Image: Gene Tierney and Jeanne Crain, On set of Leave Her to Heaven (1945).
This week is packed with dining world news. For our website we check in on a couple of favorites with totally different approaches to the menu – except it is clear they both value great cooking. Read to to the end for the cosmic chorizo caper, but don’t skip over the recognition of D.C.’s great women in wine. With that as preview, shall we read on? Let’s…
Updates to D.C. Recommended Restaurant List
Bresca – They switched to a tasting menu format for the time-being. It still remains a creative, engaging, excellent spot.
Baan Siam – The Baan Thai team moved into nicer digs, we finally went for a proper sit-down dinner. There is a reason it is on any short list of best Thai restaurant in the area.
Comings & Goings:
D.C. Dining News
Axios reports Bad Saint has not made a profit in two years. “Restaurants aren’t really actually about food; I think they’re actually about people,” Villamora says of her customers and staff. “The energy that we had together … on a night when we had a full dining room – and like the music was playing and people were enjoying the food – I’ll never forget that feeling and I’ll always miss it. Always.”
Meanwhile in the weekly chat, someone almost seemed to be baiting Tom by noting NYC “has now lost over 1,000 restaurants as a result of the pandemic and its economic consequences. Do you know what the impact has been here in DC?” Tom blithely responded, “You know, I think DC has fared pretty well. Far fewer restaurants closed than I expected, and lots of good new places have opened.”
Ummm… Maybe he missed the Bad Saint news. Or ABC Pony, Acqua al 2, American Son, Bistro Bohem, Brothers & Sisters, Cedar, Dio. Surely, he did not forget Johnny’s Half Shell, Montmartre, Poca Madre? I’m sure he can’t forget Pom Pom. Plus, Mirabelle, Nazca Mochica, Sabydee, Room 11! Thamee! Covid defeated Danny Meyer’s Maialino Mare and David Chang’s Momofuku. And those are just a quick look at our list. So it does not include Big Sky that just closed after opening. Columbia Room, (which may be due to reasons other than Covid). But Acacia, Le Grenier, Coconut Club, Napoli Pasta Bar, Tino’s Pizzeria, Bun, B Too? Smoke & Barrel, Donburi and its successor in Adams Morgan? Bethesda Frickin Bagels in Dupont? We lost a number of restaurants with more than a few years under their belts like Cafe Mozart, Cafe Soleil, El Chalan, Tortilla Coast, Rosa Mexicano, Mellow Mushroom, Howard Deli, and Darlington House. Pour one out for Twin’s Jazz too. That is just inside the District lines, and not all of them. NYC had over 25,000 restaurants, so it lost about 2%. Somewhere around 10% of the restaurants on our recommended list closed (though a few, like St. Arnold’s, seem to be trying to come back). Hard to believe that is anyone’s definition of faring pretty well. And make no mistake, there are more places that have been hanging on like Bad Saint but are on the verge of breaking your heart. In fact, Tom notes that the newly re-opened Brasserie Beck is struggling for customers. We do concede that we were braced for worse, but what happened was still pretty bad.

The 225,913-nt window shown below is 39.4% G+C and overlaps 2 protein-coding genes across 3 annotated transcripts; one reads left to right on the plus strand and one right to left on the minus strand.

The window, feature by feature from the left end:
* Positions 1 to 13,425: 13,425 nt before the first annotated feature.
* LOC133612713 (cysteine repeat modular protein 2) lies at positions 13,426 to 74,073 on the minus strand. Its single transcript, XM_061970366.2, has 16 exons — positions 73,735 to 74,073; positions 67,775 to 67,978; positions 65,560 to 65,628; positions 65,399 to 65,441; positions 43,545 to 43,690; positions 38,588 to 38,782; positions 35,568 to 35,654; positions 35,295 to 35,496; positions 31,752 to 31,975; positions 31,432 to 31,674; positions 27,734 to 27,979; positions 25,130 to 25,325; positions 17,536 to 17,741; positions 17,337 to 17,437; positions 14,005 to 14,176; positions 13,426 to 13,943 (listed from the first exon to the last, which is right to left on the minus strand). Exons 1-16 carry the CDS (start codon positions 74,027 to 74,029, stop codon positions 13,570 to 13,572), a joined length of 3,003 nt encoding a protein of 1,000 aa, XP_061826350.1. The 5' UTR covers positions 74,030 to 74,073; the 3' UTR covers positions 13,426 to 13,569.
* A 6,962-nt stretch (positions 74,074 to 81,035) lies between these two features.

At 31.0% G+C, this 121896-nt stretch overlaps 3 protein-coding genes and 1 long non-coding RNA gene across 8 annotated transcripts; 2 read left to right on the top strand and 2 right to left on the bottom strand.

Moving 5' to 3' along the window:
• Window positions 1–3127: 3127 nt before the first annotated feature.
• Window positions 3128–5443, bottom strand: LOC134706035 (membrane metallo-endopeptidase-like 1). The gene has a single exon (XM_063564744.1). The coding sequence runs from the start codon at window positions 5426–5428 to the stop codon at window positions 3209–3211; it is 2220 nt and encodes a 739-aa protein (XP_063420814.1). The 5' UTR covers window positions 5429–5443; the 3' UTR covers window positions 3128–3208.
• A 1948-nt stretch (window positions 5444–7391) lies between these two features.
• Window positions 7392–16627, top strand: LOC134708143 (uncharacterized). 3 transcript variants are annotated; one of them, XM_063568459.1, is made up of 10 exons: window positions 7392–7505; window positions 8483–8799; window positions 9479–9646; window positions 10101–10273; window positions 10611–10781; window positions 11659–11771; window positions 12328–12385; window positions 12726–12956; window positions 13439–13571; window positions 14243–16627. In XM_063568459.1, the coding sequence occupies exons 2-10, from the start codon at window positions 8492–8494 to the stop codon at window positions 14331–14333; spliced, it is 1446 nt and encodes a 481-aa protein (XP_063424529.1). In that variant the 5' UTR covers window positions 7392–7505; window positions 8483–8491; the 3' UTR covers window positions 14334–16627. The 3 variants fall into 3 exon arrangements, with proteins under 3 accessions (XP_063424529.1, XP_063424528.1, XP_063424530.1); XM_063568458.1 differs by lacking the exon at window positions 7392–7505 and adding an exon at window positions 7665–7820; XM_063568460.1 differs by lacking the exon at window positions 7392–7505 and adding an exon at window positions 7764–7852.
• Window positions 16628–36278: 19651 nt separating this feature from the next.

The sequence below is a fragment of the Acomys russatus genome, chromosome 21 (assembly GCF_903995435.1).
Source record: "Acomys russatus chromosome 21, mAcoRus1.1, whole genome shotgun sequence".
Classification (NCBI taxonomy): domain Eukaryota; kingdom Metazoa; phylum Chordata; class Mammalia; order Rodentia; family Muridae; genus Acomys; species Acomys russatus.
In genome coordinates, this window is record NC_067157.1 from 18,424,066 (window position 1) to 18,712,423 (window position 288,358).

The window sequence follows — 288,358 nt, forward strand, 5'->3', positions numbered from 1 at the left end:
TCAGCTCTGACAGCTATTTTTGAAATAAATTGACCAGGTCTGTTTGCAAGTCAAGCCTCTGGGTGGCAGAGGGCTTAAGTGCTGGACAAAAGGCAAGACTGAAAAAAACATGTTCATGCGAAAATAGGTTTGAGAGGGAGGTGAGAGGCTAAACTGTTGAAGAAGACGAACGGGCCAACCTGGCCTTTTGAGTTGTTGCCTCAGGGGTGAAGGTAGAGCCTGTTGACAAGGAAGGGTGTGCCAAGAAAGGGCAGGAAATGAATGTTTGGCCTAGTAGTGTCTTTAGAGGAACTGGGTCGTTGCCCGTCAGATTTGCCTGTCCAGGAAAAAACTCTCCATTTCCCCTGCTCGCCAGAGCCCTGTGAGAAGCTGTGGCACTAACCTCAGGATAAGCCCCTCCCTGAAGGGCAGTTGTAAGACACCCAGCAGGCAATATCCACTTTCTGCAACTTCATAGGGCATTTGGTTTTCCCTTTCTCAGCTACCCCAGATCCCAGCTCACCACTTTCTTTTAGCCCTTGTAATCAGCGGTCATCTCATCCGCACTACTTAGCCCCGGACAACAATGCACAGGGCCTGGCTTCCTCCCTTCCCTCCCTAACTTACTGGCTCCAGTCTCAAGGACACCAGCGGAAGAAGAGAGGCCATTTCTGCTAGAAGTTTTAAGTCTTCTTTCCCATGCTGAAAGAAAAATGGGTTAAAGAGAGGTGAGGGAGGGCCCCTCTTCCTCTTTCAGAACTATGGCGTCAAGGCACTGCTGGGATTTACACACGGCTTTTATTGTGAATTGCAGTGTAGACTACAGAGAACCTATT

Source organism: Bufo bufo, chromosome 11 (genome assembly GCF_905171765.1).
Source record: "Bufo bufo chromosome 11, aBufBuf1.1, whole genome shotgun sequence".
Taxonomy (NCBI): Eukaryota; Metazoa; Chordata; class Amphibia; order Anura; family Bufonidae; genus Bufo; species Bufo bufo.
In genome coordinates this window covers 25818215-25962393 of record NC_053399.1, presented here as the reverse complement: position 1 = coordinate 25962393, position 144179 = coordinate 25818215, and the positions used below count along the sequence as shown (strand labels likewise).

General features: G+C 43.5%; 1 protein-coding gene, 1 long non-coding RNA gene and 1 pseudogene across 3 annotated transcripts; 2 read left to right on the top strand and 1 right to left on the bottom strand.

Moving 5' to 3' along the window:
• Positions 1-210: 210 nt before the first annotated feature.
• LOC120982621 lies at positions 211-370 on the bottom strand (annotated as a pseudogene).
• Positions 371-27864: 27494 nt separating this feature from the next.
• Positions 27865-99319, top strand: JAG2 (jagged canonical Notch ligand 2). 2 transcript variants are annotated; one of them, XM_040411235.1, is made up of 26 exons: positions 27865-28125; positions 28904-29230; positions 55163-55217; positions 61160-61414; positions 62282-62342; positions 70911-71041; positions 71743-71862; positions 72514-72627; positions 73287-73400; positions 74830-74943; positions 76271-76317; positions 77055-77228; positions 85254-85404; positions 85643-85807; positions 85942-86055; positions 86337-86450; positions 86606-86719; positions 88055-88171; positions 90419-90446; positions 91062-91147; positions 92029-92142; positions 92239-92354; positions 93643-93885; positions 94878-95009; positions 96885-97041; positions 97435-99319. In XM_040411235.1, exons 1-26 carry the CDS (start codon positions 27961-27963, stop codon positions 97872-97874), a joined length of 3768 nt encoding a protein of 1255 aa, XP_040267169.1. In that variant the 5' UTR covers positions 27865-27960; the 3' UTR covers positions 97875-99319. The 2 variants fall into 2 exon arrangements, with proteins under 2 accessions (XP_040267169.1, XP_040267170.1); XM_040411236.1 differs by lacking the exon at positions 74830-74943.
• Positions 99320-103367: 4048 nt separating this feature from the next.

Related, Laura Hayes, formerly of Washington City Paper said she submitted a response on Tom’s chat for the first time, and invited people to guess which one was hers. She later seemed to give away which question she responded to. Hard to believe that when thinking about influential chefs the guy behind Rose’s Luxury and one of the few Michelin 2 stars in town did not jump to mind. Nor did Roberta Donna. How fickle we are.
Compensation: A local story and a national story under this topic. Locally, the disclosures of donations for those opposing Initiative 82 to provide a living wage were released. It is led by the National Restaurant Association, whose opposition is active – though not exactly highlighted – in these fights. Some restaurant groups – more national than local ones – and, of course, Founding Farmers.
The national story is from San Francisco, where the legendary Zuni Cafe eliminated tipping to provide more compensation to the back of the house. Now the servers are complaining that they can’t make ends meet without the tips. The Chronicle story is behind a paywall, but this Twitter thread seems to capture the gist. In the before times, we would often point out that we pay too little for a restaurant meal. This is probably the biggest reason why.
Consider Giving: Another national story that has local impact is the policy of Texas to bus asylum-seeking immigrants to D.C. D.C. chefs are organizing to assist those being shuttled around the country, led by Erik Bruner-Yang and Christian Irabien.
Smug as Bug in Rug: New York City got a Cava and they are obsessed. Perhaps all those odes to corner deli sandwiches glossed over a giant gap in the market. It is our understanding that introduction of Little Sesame to the Big Apple is being held back for fear of what they will do to themselves, as the fragile New Yorker ego can only take so much at once. It is also very close to Westworld Season 4.
It may also be a precursor of what is about to happen in Denver.